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In OneNote, I don't get spell check errors for "incrementation", but do for "decrementation".

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Weird. So are they actual words or not?

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    See this Ngram graph for published occurrences of decrementation for the period 1800–2008. Evidently, the most relevant question isn't "Is decrementation a word"? (it is a word) but "Why doesn't Microsoft Word recognize decrementation as a word?"—and the answer to that question is almost surely "Because it is a relatively rare word and/or a word that began to appear with significant frequency only in the past few decades." – Sven Yargs May 9 '19 at 2:12
  • @SvenYargs I thought spell checks were based off of dictionaries and not popularity contest. – NoName May 9 '19 at 2:32
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    @NoName Spell checks are based on dictionaries as far as I know, but the matter of whether something is a word (which was the OP's question) is indeed a popularity contest, even among the most trusted dictionaries (or, I should say, in considering whether a word is included in a dictionary). – Zebrafish May 9 '19 at 4:07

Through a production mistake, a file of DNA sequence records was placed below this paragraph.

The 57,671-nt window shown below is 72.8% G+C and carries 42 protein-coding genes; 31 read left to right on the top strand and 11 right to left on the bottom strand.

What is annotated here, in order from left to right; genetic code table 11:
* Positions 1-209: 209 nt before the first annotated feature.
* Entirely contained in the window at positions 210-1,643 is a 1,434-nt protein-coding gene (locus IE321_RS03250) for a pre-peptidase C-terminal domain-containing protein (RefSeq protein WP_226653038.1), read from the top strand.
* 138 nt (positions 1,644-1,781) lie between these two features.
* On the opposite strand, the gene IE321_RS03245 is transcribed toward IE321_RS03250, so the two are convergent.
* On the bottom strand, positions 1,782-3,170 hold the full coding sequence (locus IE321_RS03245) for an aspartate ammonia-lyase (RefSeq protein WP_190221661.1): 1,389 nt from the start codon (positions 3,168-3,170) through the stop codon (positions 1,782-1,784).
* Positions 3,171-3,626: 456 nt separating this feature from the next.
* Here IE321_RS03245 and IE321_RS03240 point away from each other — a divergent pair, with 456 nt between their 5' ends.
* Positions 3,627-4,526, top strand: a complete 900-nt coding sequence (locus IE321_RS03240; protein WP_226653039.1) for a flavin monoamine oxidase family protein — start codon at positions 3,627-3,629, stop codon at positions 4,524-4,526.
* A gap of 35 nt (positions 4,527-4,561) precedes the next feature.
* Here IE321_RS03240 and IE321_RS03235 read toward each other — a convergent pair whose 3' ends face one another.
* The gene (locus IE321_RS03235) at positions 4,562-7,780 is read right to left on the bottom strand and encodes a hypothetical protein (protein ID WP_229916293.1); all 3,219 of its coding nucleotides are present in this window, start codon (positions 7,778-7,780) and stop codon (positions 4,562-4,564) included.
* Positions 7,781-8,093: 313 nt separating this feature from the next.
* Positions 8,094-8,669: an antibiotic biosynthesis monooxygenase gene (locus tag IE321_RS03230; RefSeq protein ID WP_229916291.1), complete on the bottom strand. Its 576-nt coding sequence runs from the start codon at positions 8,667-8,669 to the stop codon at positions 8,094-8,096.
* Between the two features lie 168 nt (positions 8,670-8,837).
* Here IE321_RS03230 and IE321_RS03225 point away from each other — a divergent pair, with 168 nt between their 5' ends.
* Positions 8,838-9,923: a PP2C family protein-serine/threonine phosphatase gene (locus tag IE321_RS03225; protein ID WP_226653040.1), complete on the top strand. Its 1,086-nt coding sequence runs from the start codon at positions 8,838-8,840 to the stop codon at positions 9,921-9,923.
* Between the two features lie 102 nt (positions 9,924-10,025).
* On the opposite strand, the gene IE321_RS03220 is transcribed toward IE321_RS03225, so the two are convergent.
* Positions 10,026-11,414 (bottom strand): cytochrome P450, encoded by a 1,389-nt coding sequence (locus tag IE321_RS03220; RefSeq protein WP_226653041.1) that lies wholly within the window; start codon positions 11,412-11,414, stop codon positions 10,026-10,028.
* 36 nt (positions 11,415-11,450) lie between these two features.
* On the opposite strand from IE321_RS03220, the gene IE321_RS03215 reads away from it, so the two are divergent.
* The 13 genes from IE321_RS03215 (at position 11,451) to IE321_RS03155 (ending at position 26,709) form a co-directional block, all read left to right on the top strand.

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"Incrementation" and "decrementation" are little used words, probably because the words are useless.
You can say
"the exit condition will be reached by increment or decrement"
or you can say
"the exit condition will be reached by incrementing or decrementing"
There is no need to say
"the exit condition will be reached by incrementate or decrementate"
There is no need to say
"the exit condition will be reached by incrementating or decrementating"
There is no need to say
"the exit condition will be reached by incrementation or decrementation"

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    With this criterion for "useless", half of all words are useless, and we might as well just start using Orwell's Newspeak. – Peter Shor May 9 '19 at 13:17

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